Of course, he’s both in the new Russell Crowe film. That’s how Hollywood works: create a fantasy world where all our problems are magically resolved. When it comes to the big problem of personal growth, the film is simple enough: go on a quest, meet a romantic interest. This might be considered escapist since, really, what are we doing going hither and yon, and putting our redemption on an ecstatic union with our soul mate, when really what’s required of us to improve ourselves is typically that we give up on egoism and try solidarity for a change.
Few films are about collectivism. And those that are depoliticize it, make it part of a wish-fulfillment (set in the past, or on another planet) rather than a challenge for the here and now.
So, this latest Robin Hood, the film is definitely against monarchs, especially ones who can’t really fight. Its definitely against leaders who fight endless wars, scorn the common people and practice a leadership style that doesn’t brook disagreement.
So, George W Bush is in the house. He’s the subtext for much of the film’s subtle criticism.
And his foil is Senior Crowe’s Robin Hood, who is loyal (to a point, and that point is when he’s sure its against his self-interest), respectful of women, one of the boys (but more contemplative and moody, not one to patronize Hooters but not critical either of his compadres), and interested in a “purpose-driven” life (something more than war or the accumulation of wealth or hanging out with the guys; a life that values diversity, loyalty and communalism, the logical developments of the Enlightenment ideals of Liberté, égalité, fraternité).
So far, so liberal.
But this is not a film that will offend conservatives and may even excite Tea Partiers and Survivalists. The reason being that it presents us with a notion we hold sacred, “rights,” but limits the meaning to the lowest common denominator of everyone in the audience.
T.H. Marshall** a british sociologist from the 1950s, and one of the most important theorists of the welfare state, argued in a 1950’s lecture, “Citizenship and Social Class,” that there are 3 types of rights: civil, political and social. The 18th C gave us civil or procedural rights (freedom of speech, thought and faith, the right to own property and to conclude valid contracts, and the right to justice). Civil rights, Marshall said, lead to political rights (the right of individuals to participate in government, to share in the direction of the republic). Social rights, finally, give substance to the first two rights by creating a welfare state that reduce risk and insecurity and create equal opportunities for all people to grow, to educate and enlarge their worldviews. “You can’t choose what you don’t know.” Social rights require that the government redistribute wealth. Social rights also burden individuals with the duties of citizenship: for democracy to work, you have to be educated enough to know when money is corrupting your leaders and profit is eclipsing humanism, and humanism is eclipsing ecological sanity/health.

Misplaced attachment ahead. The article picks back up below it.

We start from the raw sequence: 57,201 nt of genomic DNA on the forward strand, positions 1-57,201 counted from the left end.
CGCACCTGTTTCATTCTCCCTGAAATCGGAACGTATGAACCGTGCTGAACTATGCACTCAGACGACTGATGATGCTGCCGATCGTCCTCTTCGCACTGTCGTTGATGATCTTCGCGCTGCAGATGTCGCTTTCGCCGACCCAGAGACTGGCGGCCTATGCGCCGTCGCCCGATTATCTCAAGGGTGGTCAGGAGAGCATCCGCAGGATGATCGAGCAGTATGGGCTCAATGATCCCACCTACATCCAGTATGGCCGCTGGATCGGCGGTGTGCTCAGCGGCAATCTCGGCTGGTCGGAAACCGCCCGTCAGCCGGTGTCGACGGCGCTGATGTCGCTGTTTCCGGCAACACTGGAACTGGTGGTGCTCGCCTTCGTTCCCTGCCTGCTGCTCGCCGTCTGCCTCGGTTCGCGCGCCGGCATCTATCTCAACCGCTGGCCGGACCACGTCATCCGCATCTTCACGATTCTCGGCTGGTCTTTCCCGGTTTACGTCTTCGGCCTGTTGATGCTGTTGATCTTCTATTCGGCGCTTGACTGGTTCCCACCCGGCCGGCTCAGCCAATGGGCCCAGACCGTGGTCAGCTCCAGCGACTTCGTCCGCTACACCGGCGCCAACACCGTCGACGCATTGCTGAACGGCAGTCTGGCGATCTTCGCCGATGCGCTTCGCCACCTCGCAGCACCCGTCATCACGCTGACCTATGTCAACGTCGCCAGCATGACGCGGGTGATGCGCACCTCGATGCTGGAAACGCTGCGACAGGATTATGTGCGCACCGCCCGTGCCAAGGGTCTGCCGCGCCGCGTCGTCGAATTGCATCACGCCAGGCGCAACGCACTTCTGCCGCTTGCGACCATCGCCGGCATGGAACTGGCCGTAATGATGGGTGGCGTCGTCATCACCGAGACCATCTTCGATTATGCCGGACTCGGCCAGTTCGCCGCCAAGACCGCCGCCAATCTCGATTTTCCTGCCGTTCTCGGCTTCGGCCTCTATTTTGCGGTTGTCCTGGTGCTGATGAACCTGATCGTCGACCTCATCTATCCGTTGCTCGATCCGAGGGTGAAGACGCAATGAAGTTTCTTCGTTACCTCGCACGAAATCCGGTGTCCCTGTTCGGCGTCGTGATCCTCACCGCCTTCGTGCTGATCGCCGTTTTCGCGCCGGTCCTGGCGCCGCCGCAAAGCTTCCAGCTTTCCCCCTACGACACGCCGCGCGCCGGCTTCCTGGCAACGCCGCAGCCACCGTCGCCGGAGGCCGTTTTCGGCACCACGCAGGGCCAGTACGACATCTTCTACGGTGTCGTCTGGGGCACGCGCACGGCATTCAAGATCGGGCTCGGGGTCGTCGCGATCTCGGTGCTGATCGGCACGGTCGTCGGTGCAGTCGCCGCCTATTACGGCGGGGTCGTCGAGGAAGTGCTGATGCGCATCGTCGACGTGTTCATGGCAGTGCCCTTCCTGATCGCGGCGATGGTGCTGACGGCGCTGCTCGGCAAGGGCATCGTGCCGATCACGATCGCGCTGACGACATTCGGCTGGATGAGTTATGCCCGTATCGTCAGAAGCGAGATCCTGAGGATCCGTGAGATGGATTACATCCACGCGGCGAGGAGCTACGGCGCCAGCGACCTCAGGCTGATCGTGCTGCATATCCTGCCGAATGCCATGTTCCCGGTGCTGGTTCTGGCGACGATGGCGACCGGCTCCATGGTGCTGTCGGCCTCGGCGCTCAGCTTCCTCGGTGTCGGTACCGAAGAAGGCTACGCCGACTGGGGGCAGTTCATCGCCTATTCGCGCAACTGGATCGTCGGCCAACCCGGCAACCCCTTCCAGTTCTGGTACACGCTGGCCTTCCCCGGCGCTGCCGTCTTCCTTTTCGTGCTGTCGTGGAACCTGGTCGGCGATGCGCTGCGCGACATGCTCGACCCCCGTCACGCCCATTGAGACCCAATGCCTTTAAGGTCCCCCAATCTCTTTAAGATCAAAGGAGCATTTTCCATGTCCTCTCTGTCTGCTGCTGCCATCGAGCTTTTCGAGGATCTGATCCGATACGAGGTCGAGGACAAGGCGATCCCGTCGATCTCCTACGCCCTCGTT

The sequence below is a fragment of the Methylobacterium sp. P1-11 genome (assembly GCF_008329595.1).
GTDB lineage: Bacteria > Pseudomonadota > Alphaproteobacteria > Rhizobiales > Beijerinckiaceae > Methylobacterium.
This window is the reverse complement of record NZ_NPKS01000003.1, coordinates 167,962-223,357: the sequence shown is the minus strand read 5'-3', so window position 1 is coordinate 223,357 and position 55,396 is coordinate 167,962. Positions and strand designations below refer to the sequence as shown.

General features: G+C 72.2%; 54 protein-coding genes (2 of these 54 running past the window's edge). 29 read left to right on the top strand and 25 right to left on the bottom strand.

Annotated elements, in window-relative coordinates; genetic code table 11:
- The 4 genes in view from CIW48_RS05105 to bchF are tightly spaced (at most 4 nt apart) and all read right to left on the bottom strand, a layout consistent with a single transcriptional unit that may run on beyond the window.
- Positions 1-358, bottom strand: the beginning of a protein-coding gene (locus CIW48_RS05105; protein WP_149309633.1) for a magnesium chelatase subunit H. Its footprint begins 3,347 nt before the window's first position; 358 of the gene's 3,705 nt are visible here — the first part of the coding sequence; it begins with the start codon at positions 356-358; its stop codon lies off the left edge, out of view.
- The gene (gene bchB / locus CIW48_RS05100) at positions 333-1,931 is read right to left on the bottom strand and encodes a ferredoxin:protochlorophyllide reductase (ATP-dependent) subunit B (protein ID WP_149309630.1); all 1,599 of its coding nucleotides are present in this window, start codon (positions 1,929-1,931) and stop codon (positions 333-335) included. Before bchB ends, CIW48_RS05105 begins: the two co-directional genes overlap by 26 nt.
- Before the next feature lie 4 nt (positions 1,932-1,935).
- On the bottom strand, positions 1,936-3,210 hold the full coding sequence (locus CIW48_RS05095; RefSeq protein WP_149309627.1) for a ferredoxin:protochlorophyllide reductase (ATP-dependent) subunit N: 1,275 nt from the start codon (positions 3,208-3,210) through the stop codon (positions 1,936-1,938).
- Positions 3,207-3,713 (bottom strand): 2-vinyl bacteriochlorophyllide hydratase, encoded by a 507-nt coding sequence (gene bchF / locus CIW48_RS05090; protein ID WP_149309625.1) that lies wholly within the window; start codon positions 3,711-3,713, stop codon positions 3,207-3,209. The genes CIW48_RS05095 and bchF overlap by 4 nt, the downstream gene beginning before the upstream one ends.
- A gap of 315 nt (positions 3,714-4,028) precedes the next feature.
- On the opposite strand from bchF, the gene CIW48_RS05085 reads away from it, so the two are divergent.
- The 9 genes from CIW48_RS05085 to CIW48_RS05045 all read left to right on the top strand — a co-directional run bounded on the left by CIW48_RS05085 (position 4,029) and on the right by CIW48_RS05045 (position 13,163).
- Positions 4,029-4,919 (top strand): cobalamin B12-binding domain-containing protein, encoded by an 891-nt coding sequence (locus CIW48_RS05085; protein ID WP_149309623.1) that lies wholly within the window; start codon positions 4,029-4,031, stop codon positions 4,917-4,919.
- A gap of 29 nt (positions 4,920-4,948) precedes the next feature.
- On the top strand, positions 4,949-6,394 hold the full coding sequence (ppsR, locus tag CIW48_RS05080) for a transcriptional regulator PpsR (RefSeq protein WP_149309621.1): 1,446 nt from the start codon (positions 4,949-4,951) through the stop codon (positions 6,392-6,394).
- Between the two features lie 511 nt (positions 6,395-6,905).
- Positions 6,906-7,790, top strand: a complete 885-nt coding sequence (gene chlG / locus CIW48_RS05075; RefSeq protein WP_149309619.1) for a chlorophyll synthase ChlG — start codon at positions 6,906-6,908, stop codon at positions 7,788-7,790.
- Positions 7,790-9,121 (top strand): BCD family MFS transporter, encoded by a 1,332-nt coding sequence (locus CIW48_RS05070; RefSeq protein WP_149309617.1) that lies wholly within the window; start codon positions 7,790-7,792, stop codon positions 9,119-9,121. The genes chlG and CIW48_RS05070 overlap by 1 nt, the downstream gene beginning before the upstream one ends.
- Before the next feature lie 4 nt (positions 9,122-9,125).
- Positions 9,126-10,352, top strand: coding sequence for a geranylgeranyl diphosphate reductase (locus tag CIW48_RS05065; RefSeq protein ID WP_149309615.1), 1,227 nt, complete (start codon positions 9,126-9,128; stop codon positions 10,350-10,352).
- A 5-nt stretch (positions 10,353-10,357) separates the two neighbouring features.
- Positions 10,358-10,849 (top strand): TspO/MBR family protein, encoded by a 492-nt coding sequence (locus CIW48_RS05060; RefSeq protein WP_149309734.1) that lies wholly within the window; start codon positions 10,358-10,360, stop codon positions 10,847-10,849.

The welfare state in the egalitarian society imagined by a constitutional Republic uses the rhetoric of “rights” not to abolish class differences (which socialists call for) but to prevent the accident of your birth from determining what you are capable of. Thus, the government helps those who have lost their jobs, who were born poor, who fall afoul of drug addiction, who need help with child care and health maintenance and college tuition.
Robin Hood comes out unapologetically for civil and political rights. That bad ol’ King promises to sign a charter that would ensure these rights, and then he reneges on his promise once he’s exploited his loyal lords and knights to defeat a foreign enemy. The King’s betrayal becomes the focus of the film, casting the drama in the ideologically conservative terrain of revenge and ensuring that justice is nothing more complicated than a simple contract: you scratch my back, I scratch yours and if you stop scratching, I am free to do whatever I want.
The political message that comes through loud and clear in Robin Hood is that if your government taxes you “unfairly,” then no matter how fancy your commander in chief dresses (and the King dresses very fancy), you are free to (in the words of Herbert Spencer) “to drop connection with the state–to relinquish its protection, and to refuse paying towards its support” (Social Statics: 1851).
You allow everyone to opt out of paying taxes because they don’t like some decision the leadership makes, then you undermine “the power of the government to help the people realize commonly chosen ends” (Wolfe).
The film dresses up its libertarian values in the puckish attire of anarchistic fantasy, so the middleclass professional resentful of having to fork over hardearned money to Welfare Queens drive their cadillacs to the grocery store for cigarettes and beer can escape to a world where they shoot arrows at corrupt officials and live without the burdens of taxed property.
[**I read about Tawney in Alan Wolfe’s The Future of Liberalism]